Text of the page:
Find books in the Library of Congress Collections by 200 authors who served in the Peace Corps.
Download the bibliography (PDF, 622KB)
Jacobs, Mark (Paraguay, 1978–80).
Stone Cowboy. New York: Soho Press, 1997. Library of Congress Permalink: http://lccn.loc.gov/97020257
Award: Winner of the Maria Thomas Fiction Award in 1998
Publisher’s summary: “Agnes, an American social worker, comes to Bolivia to look for her brother, who is a magician for a drug lord. Roger, a stranded American, offers to be her guide in return for help to leave the country, and the two fall in love. A tour of the drug world.”
Jochum, John S. (Zaire, 1975–78).
Letters from Zaire: A Peace Corps Life in Africa. Enumclaw, Washington: Winepress Publisher, 2005. Library of Congress Permalink: http://lccn.loc.gov/2004093847
Subject: This appears to be a memoir about Peace Corps service in Zaire (present-day Democratic Republic of the Congo) and social life and customs of the country.
Joseph, Stephen C. (Nepal, 1964–65).
River of Stone, River of Sand: A Story of Medicine and Adventure. Santa Fe: Sunstone Press, 2011. Library of Congress Permalink: http://lccn.loc.gov/2011036083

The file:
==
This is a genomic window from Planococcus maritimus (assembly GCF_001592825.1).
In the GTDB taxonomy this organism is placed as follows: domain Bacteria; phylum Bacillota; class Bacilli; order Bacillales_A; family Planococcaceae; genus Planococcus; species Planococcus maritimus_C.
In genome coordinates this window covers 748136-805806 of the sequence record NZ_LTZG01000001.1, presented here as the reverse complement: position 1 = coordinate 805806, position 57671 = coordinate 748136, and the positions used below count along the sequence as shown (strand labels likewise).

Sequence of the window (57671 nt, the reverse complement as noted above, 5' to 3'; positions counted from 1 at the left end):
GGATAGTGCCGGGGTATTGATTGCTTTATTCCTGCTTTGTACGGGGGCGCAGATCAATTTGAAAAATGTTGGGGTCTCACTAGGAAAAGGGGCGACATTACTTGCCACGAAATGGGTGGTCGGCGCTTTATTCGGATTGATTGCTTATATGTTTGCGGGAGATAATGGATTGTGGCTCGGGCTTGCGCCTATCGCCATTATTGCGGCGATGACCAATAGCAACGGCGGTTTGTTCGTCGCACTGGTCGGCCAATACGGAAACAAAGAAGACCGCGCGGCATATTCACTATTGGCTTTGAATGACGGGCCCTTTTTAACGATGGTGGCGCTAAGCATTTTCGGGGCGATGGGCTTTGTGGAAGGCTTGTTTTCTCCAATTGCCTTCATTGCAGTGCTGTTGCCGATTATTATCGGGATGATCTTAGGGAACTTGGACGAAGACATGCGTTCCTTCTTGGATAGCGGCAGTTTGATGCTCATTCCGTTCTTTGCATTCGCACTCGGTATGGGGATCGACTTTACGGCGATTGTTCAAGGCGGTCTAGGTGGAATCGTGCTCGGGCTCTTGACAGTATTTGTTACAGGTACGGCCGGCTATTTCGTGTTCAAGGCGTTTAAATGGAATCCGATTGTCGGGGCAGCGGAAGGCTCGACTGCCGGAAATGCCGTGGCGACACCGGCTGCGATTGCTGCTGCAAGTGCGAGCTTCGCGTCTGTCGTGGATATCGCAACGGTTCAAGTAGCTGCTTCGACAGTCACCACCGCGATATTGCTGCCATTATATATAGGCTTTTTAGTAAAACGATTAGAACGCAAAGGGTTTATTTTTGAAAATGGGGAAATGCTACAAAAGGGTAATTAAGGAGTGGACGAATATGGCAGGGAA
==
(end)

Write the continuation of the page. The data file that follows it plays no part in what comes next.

Publisher’s description: “In 1964, newly-minted physician Stephen C. Joseph, just out of his internship, undertakes a two-year assignment as the Peace Corps Physician in Nepal. The job has two facets: responsibility for the health and medical care of a hundred young Peace Corps Volunteers scattered over the roadless hills and valleys along the uplift of the Himalayas, and “do whatever else you want to do in medicine.” Many lessons not learned in medical school challenge his ingenuity and inexperience: learn to carry your office in a backpack trekking two-week circuits through the countryside visiting volunteers and holding impromptu clinics in isolated villages; struggle with the contrasting responsibilities of being both the “Company Doctor” and the patients’ trusted confidant; rely on your own judgment without medical peers or teachers within reach to guide you; and come to grips with the realities of Third World poverty, whose determinants are not easily remedied by Western medicine. Some of the lessons are baffling. Some are brutal and terrifying. Some are humorous, and some rewarding beyond measure. And Dr. Joseph finds what is to become a life-long heart’s desire: “doing what you can with what you have,” especially in the more-remote places of the world. Later, back again in the Third World, Dr. Joseph is part of a small international team starting a country’s first medical school, and has responsibility for the crowded “Under-Five’s Ward” in the medically primitive conditions of the Capitol City’s hospital in Yaounde, Cameroun. But it is mysterious Chad, on the edges of the Sahara, to which he is most drawn, a little older and a little wiser, but just as restless.”